Unquestionably, beer has enjoyed remarkable popularity with casual drinkers over the recent years. Major breweries continually enjoy outstanding sales numbers from year to year and vie to reach out to beer-haters with exciting new products (Editor's note: this last statement is highly questionable). Microbreweries are thriving and hold steady in an unprecedented number. With an equal number of imports, micros are finding their ways into clubs and bars, standing shoulder to shoulder (or "bottle to bottle") with staple American brews. Anymore, it seems that there is a beer for everyone...
...Or is there? Cheap gimmicks seem the order of the day. For a brief while, it was American beers which were suplemented with additives such as taurine and ginsing. Eventually, some bright spark decided to cash in on America's collective alcoholism AND the growing popularity of energy drinks, offering "beers" such as Sparks. While these beverages might make the average drinker vomit in their mouths a little, they remain popular with partiers and people who like the greasy, sugary taste in their mouths as they savor their hangover.
But, worry not, the future is bright! Brewers are remaining vigilant in finding new ways to corner elusive demographics. While this may not be of interest to the average connisseur, these companies are targeting the sex-drives of the desperate and ugly.
Firstly, it is well known that drinkers are individuals who either:
A) Hate themselves
B) Want to meet (and subsequently bang) members of the opposite sex
C) Have real alcohol addiction
If you identified with group B, you are among 90% of all drinkers.
The act of sponsoring "mixer events" has been a staple of breweries, but that does not quite tow the line in terms of capturing the female "wine" demographic. Despite their efforts, Busch's 'Thong-a-Thon', Coor's televised mud-wrestling championship, and New Belgium's 'Pants-less Spring Break 08' have proven to be abysmal failures. Little hope is had for Samuel Adam's 'Wet Vagina Festival', coming in summer 2009. These shortcomings have been found to not be the fault of advertisers, but of the products themselves. With this in mind, several companies are supplementing thier lines with new, appealing beers engineered to enslave the palates of picky women.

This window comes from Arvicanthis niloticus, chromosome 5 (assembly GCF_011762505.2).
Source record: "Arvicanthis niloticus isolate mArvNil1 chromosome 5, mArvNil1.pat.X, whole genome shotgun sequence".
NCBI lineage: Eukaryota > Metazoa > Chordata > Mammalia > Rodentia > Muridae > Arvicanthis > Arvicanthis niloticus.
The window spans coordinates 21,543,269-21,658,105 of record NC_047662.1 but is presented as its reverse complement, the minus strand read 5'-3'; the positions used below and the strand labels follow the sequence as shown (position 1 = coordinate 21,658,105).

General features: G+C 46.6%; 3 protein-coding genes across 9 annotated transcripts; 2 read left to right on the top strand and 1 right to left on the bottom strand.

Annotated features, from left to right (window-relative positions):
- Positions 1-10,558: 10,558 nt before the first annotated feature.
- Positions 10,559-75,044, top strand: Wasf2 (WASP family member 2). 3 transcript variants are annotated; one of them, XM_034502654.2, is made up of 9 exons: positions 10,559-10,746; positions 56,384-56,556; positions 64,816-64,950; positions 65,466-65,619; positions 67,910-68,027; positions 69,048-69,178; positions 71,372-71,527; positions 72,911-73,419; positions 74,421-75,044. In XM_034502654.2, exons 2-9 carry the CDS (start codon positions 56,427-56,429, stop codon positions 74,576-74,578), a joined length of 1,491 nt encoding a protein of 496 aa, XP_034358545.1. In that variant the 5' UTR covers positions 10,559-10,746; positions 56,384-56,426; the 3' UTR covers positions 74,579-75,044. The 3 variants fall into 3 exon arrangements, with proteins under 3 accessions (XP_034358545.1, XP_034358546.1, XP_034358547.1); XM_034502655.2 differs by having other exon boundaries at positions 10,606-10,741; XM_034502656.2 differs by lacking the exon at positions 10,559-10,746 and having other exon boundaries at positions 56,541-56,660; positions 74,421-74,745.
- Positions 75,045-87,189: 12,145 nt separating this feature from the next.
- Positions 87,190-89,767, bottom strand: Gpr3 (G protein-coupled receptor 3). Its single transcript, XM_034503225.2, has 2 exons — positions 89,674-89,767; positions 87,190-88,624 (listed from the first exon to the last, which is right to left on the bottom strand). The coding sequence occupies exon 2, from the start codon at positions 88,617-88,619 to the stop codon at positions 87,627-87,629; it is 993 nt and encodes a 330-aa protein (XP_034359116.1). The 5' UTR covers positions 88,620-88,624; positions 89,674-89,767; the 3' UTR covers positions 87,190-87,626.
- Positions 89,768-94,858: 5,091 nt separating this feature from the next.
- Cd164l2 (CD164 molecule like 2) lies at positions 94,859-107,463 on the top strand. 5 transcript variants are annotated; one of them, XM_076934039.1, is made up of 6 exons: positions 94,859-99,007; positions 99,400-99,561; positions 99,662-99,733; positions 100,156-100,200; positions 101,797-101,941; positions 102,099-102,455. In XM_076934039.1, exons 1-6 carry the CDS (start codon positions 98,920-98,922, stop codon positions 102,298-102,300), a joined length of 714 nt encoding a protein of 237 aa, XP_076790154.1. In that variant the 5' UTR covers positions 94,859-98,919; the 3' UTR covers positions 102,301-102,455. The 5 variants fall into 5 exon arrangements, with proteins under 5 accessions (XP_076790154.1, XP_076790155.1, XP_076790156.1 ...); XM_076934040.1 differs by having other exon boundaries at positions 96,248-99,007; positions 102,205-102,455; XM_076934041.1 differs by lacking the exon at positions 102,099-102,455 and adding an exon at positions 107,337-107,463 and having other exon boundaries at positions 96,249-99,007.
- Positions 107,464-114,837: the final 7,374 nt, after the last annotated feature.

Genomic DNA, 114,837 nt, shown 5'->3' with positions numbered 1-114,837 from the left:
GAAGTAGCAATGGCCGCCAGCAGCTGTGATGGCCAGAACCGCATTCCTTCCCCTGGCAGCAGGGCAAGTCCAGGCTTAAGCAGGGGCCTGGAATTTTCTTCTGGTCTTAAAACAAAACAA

A common complaint amongst many is that American beer is too watery. Now that Anheuser-Busch has been bought out by the Belgian InBev company, popularity must be maintained and they plan to enhance their product line in order to bring more women to the clubs. InBev's newest beer combines what women seek the most: alcohol and chocolate. 'Mochabrew' is their new beverage which is brewed not in water, but in pure chocolate and corn syrup. The finished product is described as a cross between a Godiva chocolate bar, a fifth of Grey Goose, and two roofies. "Mochabrew promises to find popularity amongst the skankiest of women. Additionally, it will most definitely increase the female presence in all clubs, as it will only be sold at bars and restaurants, and not at liquor or grocery stores. This will prove to be beneficial to the local economies as well as to ugly, unappealing men", says Paul Desclee, InBev Brewmaster.
Höschendieb is being touted as the beer of the future. Targeting the negative aspects associated with drinking, Brasserie de la Côte has taken advantage of Switzerland's liberal drug laws in order to hone a beer which promises little hangover, no "beer-goggles", and absolute retention of physical and psychological control. What wonder drug has offered such a beer? Speed. There is a shit ton of speed in it. However, women will respond with favorably as speed greatly increases the libido of females. Unfortunately, males have shown to react with outstanding amounts of aggressiveness. An EU fact-finding team was formed in late 2008 to investigate the true effects of Höschendieb, namely to address the allegation that the beer was a "rape-cocktail". At the time of this article, the team has failed to produce substantial proof of their claims. Helmut VonKolsen, owner of Brasserie de la Côte, has allegedly accused the UN team of being "Cock-blocks". Regardless of the UN's findings, Höschendieb will not find it's way to American shores due to the beer's narcotic composition.
Lastly, Pabst has announced their newest beer; while not brewed expressly for women, it is intended to aid the drinker in meeting women. The yet-unnamed beer is understood to be a six-pack of classic Pabst Blue Ribbon that includes a vial of ether and a pair of latex gloves. When reached for comment, Brewmaster Mark Korst declined to comment on how the "promotional" products were intended to be used. Unlike the EU's investigation to Höschendieb, the American government seems to be fine with the new Pabst beer.
Love, Dan & Dirty